Sunday, April 22, 2018
Business

Bill would shift control of state utility watchdog to governor, Cabinet

TALLAHASSEE — The independent consumer watchdog over state utility regulators is once again under fire.

House leaders have tucked into a broad energy bill a proposal to remove the Office of Public Counsel from the control of the Legislature and shift it under the control of the governor and Cabinet serving as the Financial Services Commission.

The public counsel serves as the consumer's lawyer in rate cases before the Public Service Commission and, since its establishment in the early 1970s, has been under the control of the Legislature.

But the state's powerful utility companies haven't always been happy with the way the public counsel operates. For example, lawyers for the public counsel have argued against rate increases, asked embarrassing questions of the utility giants and challenged their expert witnesses.

Every year for the past three years, the Office of Public Counsel has come under fire by lawmakers. In 2010, when the head of the Office of Public Counsel, J.R. Kelly, was opposing rate increases by Florida Power & Light and Progress Energy, legislators threatened to make Kelly reapply for his job.

In 2011, when Kelly's office was investigating Progress Energy's botched repairs to its Crystal River power plant, legislators suggested moving his office under the attorney general. And this year, as Kelly's office continues to investigate Progress for its nuclear project and gears up to challenge another rate increase request by FPL, the Legislature again is suggesting his office be moved.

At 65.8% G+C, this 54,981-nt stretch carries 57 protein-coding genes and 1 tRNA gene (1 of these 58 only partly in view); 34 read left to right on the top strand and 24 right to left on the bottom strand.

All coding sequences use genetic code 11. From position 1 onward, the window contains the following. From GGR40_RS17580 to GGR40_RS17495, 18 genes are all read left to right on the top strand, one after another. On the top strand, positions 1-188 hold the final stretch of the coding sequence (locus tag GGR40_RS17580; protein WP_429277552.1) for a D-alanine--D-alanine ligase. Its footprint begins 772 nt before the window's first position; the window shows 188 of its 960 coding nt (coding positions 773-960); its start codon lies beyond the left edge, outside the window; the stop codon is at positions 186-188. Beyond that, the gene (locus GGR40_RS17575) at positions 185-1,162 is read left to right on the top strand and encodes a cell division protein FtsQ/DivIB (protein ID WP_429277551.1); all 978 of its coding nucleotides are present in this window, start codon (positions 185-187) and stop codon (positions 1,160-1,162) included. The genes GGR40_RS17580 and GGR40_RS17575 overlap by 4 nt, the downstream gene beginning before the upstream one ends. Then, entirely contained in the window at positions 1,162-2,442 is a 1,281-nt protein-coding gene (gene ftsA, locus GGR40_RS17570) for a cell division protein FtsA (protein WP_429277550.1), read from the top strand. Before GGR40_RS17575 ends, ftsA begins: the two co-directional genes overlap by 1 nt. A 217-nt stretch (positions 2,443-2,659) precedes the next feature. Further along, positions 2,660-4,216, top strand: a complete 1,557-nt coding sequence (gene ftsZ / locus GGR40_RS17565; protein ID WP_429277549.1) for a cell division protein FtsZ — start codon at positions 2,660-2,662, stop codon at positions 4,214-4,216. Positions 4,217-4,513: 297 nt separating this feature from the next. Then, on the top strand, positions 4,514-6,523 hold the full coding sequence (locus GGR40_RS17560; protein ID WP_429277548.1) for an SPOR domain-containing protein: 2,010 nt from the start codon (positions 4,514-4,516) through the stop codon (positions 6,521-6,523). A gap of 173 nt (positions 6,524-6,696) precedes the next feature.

"Putting it under the Financial Services Commission gives it a higher profile,'' said Rep. Scott Plakon, R-Longwood, chairman of the House Energy & Utilities Committee. He said he wasn't sure where the idea to move the public counsel came from but he thought it was a good one and included it in his committee bill. He believes the move would not only give the office greater oversight and more accountability but will also make it less political.

Rep. Alan Williams, D-Tallahassee, disagreed. "I think it makes it more political,'' he said, noting that the governor and Cabinet members, such as the attorney general, also can collect campaign contributions from the industry, just as legislators can.

Susan Glickman, a lobbyist with the Southern Alliance of Clean Energy, which has been at odds with the Public Service Commission on the way it has passed rate increases for nuclear costs but failed to maximize energy efficiency, said she hoped the public counsel would become more aggressive at protecting customers if it were given a higher profile.